The Ethical Warrior: 'Presiliency' training for Marines

Dealing with combat stress after the fact is too late

The Ethical Warrior: 'Presiliency' training for Marines

By Jack Hoban and Joe Shusko

Prehabilitation: A form of strength training designed to prevent injuries before the actual occurrence.

The mission of the Marine Corps places a Marine at psychological risk. This is most evident during combat but the potential is always there. In combat, the job we are sometimes called upon to perform—killing other human beings—is inherently damaging to virtually everyone who participates.

In fact, it could be said that it would be unnatural if people—even Marines—didn’t get some degree of Post Traumatic Stress Disorder (PTSD) from exposure to war. Trying to address combat stress after the fact is too little too late for many Marines.

I propose the new term “presiliency” to describe training that seeks to strengthen a Marine philosophically, psychologically and physically before being subjected to the stresses of war. Dealing with combat stress after the fact is clearly too little too late.

Presiliency: A prior state of ethical clarity and mental-physical toughness that reduces the risk of moral injury and PTSD in combat.

Presiliency training consists of:

  • Ethical clarification.
  • Mental toughening.
  • Physical training – martial arts and combat conditioning.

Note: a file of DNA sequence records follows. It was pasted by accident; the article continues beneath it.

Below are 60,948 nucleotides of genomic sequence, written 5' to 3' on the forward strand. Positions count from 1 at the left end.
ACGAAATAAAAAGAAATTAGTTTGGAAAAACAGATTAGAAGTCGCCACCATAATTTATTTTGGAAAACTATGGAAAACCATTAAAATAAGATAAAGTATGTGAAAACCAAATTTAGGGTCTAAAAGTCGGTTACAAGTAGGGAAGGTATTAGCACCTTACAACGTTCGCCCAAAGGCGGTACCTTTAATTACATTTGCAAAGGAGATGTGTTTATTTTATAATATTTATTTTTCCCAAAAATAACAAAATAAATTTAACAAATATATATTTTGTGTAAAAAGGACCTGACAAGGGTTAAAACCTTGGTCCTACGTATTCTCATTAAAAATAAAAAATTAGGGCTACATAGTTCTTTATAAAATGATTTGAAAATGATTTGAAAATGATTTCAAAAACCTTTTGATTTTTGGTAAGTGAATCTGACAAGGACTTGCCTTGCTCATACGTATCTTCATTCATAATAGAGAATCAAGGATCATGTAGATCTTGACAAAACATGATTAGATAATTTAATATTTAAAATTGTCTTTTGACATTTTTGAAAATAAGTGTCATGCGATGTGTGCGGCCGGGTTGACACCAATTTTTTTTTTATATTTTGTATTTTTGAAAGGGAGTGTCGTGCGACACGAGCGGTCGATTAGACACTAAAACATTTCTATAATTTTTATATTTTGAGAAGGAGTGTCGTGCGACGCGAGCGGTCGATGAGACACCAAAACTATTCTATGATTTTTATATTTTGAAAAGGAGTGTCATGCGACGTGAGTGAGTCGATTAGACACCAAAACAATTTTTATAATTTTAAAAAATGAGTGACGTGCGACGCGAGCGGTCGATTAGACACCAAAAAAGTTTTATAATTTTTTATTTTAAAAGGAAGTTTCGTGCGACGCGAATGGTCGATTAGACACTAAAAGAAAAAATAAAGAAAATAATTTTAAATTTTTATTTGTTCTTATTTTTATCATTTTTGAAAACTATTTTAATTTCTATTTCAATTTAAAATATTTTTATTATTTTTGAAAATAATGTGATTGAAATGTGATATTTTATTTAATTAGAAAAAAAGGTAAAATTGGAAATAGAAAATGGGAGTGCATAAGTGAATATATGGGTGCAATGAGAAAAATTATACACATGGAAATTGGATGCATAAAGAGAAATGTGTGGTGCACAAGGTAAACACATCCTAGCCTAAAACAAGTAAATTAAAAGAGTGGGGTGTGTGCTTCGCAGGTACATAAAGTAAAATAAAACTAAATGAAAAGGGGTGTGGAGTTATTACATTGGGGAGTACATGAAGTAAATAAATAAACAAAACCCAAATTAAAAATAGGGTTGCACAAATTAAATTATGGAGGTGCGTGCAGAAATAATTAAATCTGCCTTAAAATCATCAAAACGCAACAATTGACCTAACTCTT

“Presiliency” Training

 

Ethical clarification

Ethical clarification “calibrates the moral compass” by re-activating the conviction that Life is an absolute value an inalienable right shared by all people, and, therefore, “all men are created equal.” Research has shown that disrespect, demonization and/or dehumanization of the enemy exacerbate combat stress.

The Life Value is the “magnetic north” of the moral compass and the supporting premise of a Marine’s other moral values—including his/her USMC core values.

If the Life Value is not clarified, activated and reinforced beforehand it may result in the Marine treating others as “objects” and life as a relative value (worth more or less based upon an individual’s or group’s behavior). This perspective, in turn, may lead to regretful incidents and, in war, atrocities.

Philosophical confusion may even cause a deadly “freeze” at a critical time. Marines are taught to respect the enemies’ lives, yet, to recognize—with guidance from the specific Rules of Engagement and the Rules of War—when the enemies’ behavior is life-threatening to fellow Marines and/or other people within their area of responsibility.

The Marine knows more clearly when the life-threatening behavior must be halted by capturing or killing the enemy.

Adherence to the Life Value is vital for resiliency because it safeguards our humanity—and sets us apart from immoral enemies who do not respect the lives of others outside of their “in group.” This perspective must be set in stone before participating in combat – hence the term presiliency.

Mental Toughening

In order to accomplish the mission under the stress of combat, Marines receive relevant professional education – including “scenario-based” training. Military skills, however, are most reliably executed when the Marine possesses mental toughness.